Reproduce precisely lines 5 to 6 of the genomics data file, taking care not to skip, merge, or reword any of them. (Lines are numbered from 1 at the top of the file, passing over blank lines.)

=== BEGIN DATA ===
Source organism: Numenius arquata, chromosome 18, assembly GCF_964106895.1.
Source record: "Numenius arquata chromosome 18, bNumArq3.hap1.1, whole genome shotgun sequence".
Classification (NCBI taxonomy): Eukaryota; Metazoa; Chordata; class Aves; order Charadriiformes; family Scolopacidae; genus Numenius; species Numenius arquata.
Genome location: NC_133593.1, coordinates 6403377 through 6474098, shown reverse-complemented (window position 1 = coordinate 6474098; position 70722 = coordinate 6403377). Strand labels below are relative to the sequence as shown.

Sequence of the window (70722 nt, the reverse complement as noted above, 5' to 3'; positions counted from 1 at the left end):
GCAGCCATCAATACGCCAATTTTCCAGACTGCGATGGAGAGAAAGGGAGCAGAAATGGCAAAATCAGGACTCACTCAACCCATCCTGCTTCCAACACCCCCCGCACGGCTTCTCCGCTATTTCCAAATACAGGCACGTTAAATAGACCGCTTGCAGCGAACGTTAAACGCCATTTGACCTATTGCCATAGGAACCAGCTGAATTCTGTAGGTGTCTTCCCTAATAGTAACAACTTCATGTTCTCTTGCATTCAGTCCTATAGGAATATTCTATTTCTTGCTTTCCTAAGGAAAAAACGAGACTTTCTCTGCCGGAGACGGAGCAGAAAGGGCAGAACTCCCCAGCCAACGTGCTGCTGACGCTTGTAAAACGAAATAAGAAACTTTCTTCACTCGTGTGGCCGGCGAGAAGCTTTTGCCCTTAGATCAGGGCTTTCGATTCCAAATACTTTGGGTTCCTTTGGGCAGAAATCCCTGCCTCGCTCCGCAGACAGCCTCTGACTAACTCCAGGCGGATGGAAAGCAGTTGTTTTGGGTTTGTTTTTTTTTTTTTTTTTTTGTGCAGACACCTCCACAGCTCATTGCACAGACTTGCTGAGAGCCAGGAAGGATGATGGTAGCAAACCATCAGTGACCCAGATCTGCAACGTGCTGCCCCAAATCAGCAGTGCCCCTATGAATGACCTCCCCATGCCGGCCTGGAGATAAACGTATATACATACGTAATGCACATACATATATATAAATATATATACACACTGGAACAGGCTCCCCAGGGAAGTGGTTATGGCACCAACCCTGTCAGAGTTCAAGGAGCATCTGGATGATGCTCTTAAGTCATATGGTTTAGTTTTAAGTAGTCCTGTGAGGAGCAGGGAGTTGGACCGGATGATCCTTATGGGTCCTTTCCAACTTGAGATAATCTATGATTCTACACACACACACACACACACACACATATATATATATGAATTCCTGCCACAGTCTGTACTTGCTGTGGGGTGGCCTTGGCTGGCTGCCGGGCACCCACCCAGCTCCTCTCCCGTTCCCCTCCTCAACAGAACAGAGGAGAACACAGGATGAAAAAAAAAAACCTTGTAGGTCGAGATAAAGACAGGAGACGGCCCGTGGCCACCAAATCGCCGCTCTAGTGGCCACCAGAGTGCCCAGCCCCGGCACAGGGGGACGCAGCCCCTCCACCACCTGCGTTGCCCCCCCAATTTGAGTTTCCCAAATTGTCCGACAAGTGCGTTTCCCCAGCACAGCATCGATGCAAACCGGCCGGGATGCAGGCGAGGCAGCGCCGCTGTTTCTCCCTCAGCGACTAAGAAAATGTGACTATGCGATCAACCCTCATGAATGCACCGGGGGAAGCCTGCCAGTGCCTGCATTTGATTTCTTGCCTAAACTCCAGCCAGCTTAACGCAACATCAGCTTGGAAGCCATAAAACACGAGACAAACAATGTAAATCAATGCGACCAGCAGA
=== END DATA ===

Sequence of the window (70722 nt, the reverse complement as noted above, 5' to 3'; positions counted from 1 at the left end):
GCAGCCATCAATACGCCAATTTTCCAGACTGCGATGGAGAGAAAGGGAGCAGAAATGGCAAAATCAGGACTCACTCAACCCATCCTGCTTCCAACACCCCCCGCACGGCTTCTCCGCTATTTCCAAATACAGGCACGTTAAATAGACCGCTTGCAGCGAACGTTAAACGCCATTTGACCTATTGCCATAGGAACCAGCTGAATTCTGTAGGTGTCTTCCCTAATAGTAACAACTTCATGTTCTCTTGCATTCAGTCCTATAGGAATATTCTATTTCTTGCTTTCCTAAGGAAAAAACGAGACTTTCTCTGCCGGAGACGGAGCAGAAAGGGCAGAACTCCCCAGCCAACGTGCTGCTGACGCTTGTAAAACGAAATAAGAAACTTTCTTCACTCGTGTGGCCGGCGAGAAGCTTTTGCCCTTAGATCAGGGCTTTCGATTCCAAATACTTTGGGTTCCTTTGGGCAGAAATCCCTGCCTCGCTCCGCAGACAGCCTCTGACTAACTCCAGGCGGATGGAAAGCAGTTGTTTTGGGTTTGTTTTTTTTTTTTTTTTTTTGTGCAGACACCTCCACAGCTCATTGCACAGACTTGCTGAGAGCCAGGAAGGATGATGGTAGCAAACCATCAGTGACCCAGATCTGCAACGTGCTGCCCCAAATCAGCAGTGCCCCTATGAATGACCTCCCCATGCCGGCCTGGAGATAAACGTATATACATACGTAATGCACATACATATATATAAATATATATACACACTGGAACAGGCTCCCCAGGGAAGTGGTTATGGCACCAACCCTGTCAGAGTTCAAGGAGCATCTGGATGATGCTCTTAAGTCATATGGTTTAGTTTTAAGTAGTCCTGTGAGGAGCAGGGAGTTGGACCGGATGATCCTTATGGGTCCTTTCCAACTTGAGATAATCTATGATTCTACACACACACACACACACACACACATATATATATATGAATTCCTGCCACAGTCTGTACTTGCTGTGGGGTGGCCTTGGCTGGCTGCCGGGCACCCACCCAGCTCCTCTCCCGTTCCCCTCCTCAACAGAACAGAGGAGAACACAGGATGAAAAAAAAAAACCTTGTAGGTCGAGATAAAGACAGGAGACGGCCCGTGGCCACCAAATCGCCGCTCTAGTGGCCACCAGAGTGCCCAGCCCCGGCACAGGGGGACGCAGCCCCTCCACCACCTGCGTTGCCCCCCCAATTTGAGTTTCCCAAATTGTCCGACAAGTGCGTTTCCCCAGCACAGCATCGATGCAAACCGGCCGGGATGCAGGCGAGGCAGCGCCGCTGTTTCTCCCTCAGCGACTAAGAAAATGTGACTATGCGATCAACCCTCATGAATGCACCGGGGGAAGCCTGCCAGTGCCTGCATTTGATTTCTTGCCTAAACTCCAGCCAGCTTAACGCAACATCAGCTTGGAAGCCATAAAACACGAGACAAACAATGTAAATCAATGCGACCAGCAGA